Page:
2. Grounds 2 and 3 of the amended motion are to the same effect, that the plaintiff failed to show a demand for the property sued for before the trover action was filed. The plaintiff testified that she made a demand upon the defendant for the property sued for before the suit was filed. Furthermore, it appears that the defendant, in her answer, denied that the plaintiff was entitled to recover any of the property sued for, and claimed, on the contrary, that the title thereto was vested in the defendant.
Where the defendant is in possession of the property sued for in a trover action and claims title thereto adversely to the plaintiff, it is unnecessary for the plaintiff to prove a conversion. Dickerson v. Universal Credit Co., 47 Ga. App. 512 (4) (170 S. E. 822); Stanley v. Ellis, 77 Ga. App. 12 (1) (47 S. E. 2d 776); Collins v. Hilton, 27 Ga. App. 439 (2) (108 S. E. 824); Code 107-101.
The court did not err in overruling these grounds of the motion.
3. Special ground 4, to the effect that the court erred in rendering judgment for hire of the automobile, because no demand therefor was shown, special ground 5, to the effect that the plaintiff failed to show that the automobile, which was in the possession of the defendant at the time of the deceased's death, had been placed in her possession in trust, and special ground 6, to the effect that there was no evidence of any probative value on behalf of the plaintiff, are only elaborations of the general grounds and are without merit.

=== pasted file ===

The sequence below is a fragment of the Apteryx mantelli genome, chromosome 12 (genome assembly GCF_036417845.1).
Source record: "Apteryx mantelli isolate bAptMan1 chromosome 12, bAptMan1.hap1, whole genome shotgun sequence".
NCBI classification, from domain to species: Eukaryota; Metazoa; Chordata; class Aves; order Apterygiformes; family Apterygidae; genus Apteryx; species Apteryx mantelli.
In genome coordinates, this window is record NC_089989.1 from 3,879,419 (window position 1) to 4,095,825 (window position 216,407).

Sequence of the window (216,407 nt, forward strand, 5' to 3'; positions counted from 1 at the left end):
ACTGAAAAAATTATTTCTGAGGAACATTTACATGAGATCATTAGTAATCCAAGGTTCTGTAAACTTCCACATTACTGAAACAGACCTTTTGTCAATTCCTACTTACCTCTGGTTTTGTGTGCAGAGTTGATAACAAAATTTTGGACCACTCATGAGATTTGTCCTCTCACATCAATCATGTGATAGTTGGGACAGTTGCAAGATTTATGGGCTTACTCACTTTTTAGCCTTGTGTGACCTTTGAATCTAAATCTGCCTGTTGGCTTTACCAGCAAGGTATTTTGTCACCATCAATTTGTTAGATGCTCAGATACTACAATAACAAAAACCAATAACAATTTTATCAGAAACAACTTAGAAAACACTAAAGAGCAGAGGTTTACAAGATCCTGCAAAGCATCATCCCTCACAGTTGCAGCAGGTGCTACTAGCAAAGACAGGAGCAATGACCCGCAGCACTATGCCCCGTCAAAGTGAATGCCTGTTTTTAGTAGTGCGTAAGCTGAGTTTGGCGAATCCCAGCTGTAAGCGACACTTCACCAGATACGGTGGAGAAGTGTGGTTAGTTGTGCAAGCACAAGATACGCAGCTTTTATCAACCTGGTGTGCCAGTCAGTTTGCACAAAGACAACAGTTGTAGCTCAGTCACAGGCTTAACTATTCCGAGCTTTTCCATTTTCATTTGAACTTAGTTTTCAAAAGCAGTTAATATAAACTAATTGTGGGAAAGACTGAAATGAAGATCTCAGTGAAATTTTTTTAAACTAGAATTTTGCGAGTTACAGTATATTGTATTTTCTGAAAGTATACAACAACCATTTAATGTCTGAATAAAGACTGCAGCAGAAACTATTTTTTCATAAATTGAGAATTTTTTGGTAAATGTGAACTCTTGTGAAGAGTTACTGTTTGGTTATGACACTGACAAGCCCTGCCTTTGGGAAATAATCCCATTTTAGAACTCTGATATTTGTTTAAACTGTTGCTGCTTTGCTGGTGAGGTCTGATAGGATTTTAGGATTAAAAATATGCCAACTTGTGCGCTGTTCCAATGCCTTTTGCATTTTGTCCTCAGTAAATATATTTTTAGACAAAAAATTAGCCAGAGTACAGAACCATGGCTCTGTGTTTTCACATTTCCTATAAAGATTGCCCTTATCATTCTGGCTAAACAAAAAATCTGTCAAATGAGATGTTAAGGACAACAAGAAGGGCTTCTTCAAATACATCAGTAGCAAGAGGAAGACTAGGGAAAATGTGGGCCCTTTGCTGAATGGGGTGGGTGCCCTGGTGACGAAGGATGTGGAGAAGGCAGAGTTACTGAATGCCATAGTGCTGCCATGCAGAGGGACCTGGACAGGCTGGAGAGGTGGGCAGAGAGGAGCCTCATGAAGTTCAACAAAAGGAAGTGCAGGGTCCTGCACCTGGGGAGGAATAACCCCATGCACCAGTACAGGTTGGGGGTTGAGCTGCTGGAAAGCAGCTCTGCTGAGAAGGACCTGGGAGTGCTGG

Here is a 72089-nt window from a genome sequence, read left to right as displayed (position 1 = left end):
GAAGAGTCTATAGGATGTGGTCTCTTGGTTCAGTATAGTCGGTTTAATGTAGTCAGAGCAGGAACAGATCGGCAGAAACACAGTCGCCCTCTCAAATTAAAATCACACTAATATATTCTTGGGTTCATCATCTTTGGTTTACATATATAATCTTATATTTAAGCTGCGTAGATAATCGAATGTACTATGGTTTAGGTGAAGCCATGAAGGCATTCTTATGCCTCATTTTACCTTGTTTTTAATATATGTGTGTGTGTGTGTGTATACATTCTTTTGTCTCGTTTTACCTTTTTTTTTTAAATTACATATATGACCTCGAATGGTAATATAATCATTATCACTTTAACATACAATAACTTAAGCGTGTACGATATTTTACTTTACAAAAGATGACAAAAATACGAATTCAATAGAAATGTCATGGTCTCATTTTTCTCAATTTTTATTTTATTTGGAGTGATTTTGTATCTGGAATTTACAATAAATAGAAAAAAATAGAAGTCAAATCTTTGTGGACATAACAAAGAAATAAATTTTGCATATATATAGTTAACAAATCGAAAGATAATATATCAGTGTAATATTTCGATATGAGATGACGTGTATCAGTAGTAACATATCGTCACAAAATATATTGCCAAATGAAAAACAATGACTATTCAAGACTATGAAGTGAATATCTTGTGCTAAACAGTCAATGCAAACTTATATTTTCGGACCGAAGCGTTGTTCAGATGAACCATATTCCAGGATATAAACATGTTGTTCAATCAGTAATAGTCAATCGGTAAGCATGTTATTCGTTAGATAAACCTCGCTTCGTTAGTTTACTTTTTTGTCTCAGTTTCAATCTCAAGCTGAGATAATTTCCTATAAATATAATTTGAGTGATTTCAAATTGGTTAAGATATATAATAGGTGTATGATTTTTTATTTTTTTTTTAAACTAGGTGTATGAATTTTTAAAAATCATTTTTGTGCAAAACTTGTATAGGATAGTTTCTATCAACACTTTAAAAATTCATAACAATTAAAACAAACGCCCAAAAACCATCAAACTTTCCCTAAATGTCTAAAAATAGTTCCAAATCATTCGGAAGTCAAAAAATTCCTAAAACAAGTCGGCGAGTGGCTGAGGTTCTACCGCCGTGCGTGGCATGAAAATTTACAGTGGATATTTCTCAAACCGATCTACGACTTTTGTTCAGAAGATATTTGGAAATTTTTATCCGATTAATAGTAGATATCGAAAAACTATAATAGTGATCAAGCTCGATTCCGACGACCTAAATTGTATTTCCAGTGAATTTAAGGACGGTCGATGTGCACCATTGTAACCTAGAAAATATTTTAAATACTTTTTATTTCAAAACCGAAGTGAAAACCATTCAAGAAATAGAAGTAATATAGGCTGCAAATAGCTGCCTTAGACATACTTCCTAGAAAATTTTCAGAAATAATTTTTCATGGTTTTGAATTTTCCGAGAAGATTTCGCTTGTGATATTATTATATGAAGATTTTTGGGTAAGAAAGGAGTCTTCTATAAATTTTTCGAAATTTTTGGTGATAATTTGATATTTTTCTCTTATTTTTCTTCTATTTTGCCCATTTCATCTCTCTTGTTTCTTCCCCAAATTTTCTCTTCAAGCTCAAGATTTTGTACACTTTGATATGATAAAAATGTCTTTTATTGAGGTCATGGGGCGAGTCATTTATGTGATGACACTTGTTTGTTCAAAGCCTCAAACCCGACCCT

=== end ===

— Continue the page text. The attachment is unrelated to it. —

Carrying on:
4. It is stated in the brief of counsel for the plaintiff in error that the most important question in this case is whether or not the law of actions of trover, as stated in the case of Wood v. Sanders, 87 Ga. App. 84, 86 (73 S. E. 2d 55), is applicable in the present case. The Wood case was altogether different on its facts from the present case. It appeared in that case that the plaintiff had placed the goods sued for in a shed or garage of the defendants, with their permission, until she could find another place for them, no rent or storage being charged therefor. The plaintiff sent a truck and had some of the property removed from the shed, but the defendants did not know what she had removed. The property was there, subject to her disposal. When her trover suit was filed, the defendants in their plea disclaimed title to the property sued for, and it was there held that, as they had lawfully acquired possession of the property as bailees, it was necessary for the plaintiff to prove actual conversion of the goods or a demand for and refusal to deliver them. So it will be seen that the Wood case is entirely different from the present case and is without application here.
The evidence authorized the finding in favor of the plaintiff, and the court did not err in overruling the defendant's motion for new trial.
Peebles & Burnside, contra.
Claud R. Caldwell, for plaintiff in error.
DECIDED MAY 2, 1953.
Saturday May 23 04:08 EDT